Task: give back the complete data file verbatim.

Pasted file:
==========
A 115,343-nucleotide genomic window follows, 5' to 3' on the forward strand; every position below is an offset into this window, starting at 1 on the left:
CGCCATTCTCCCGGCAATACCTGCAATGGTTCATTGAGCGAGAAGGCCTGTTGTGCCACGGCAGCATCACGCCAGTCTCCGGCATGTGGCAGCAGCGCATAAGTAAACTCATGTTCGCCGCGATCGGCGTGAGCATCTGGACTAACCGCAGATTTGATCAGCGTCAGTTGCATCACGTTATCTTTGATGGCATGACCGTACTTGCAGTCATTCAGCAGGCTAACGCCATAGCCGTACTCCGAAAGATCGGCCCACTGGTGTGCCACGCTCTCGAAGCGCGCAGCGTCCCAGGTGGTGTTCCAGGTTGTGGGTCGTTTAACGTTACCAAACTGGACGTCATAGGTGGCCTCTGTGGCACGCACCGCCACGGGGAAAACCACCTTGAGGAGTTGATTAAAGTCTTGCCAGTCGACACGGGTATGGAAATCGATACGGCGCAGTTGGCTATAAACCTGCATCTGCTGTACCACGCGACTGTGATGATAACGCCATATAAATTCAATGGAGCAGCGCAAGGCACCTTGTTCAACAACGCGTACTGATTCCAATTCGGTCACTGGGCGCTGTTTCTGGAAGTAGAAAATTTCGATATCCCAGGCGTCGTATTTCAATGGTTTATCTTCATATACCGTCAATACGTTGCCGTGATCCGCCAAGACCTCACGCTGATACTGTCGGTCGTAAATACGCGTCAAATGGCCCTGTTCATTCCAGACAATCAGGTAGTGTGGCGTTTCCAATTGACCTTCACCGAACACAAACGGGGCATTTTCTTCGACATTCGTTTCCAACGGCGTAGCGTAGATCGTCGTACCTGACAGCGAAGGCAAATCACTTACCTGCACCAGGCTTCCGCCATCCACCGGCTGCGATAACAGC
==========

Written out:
A 115,343-nucleotide genomic window follows, 5' to 3' on the forward strand; every position below is an offset into this window, starting at 1 on the left:
CGCCATTCTCCCGGCAATACCTGCAATGGTTCATTGAGCGAGAAGGCCTGTTGTGCCACGGCAGCATCACGCCAGTCTCCGGCATGTGGCAGCAGCGCATAAGTAAACTCATGTTCGCCGCGATCGGCGTGAGCATCTGGACTAACCGCAGATTTGATCAGCGTCAGTTGCATCACGTTATCTTTGATGGCATGACCGTACTTGCAGTCATTCAGCAGGCTAACGCCATAGCCGTACTCCGAAAGATCGGCCCACTGGTGTGCCACGCTCTCGAAGCGCGCAGCGTCCCAGGTGGTGTTCCAGGTTGTGGGTCGTTTAACGTTACCAAACTGGACGTCATAGGTGGCCTCTGTGGCACGCACCGCCACGGGGAAAACCACCTTGAGGAGTTGATTAAAGTCTTGCCAGTCGACACGGGTATGGAAATCGATACGGCGCAGTTGGCTATAAACCTGCATCTGCTGTACCACGCGACTGTGATGATAACGCCATATAAATTCAATGGAGCAGCGCAAGGCACCTTGTTCAACAACGCGTACTGATTCCAATTCGGTCACTGGGCGCTGTTTCTGGAAGTAGAAAATTTCGATATCCCAGGCGTCGTATTTCAATGGTTTATCTTCATATACCGTCAATACGTTGCCGTGATCCGCCAAGACCTCACGCTGATACTGTCGGTCGTAAATACGCGTCAAATGGCCCTGTTCATTCCAGACAATCAGGTAGTGTGGCGTTTCCAATTGACCTTCACCGAACACAAACGGGGCATTTTCTTCGACATTCGTTTCCAACGGCGTAGCGTAGATCGTCGTACCTGACAGCGAAGGCAAATCACTTACCTGCACCAGGCTTCCGCCATCCACCGGCTGCGATAACAGC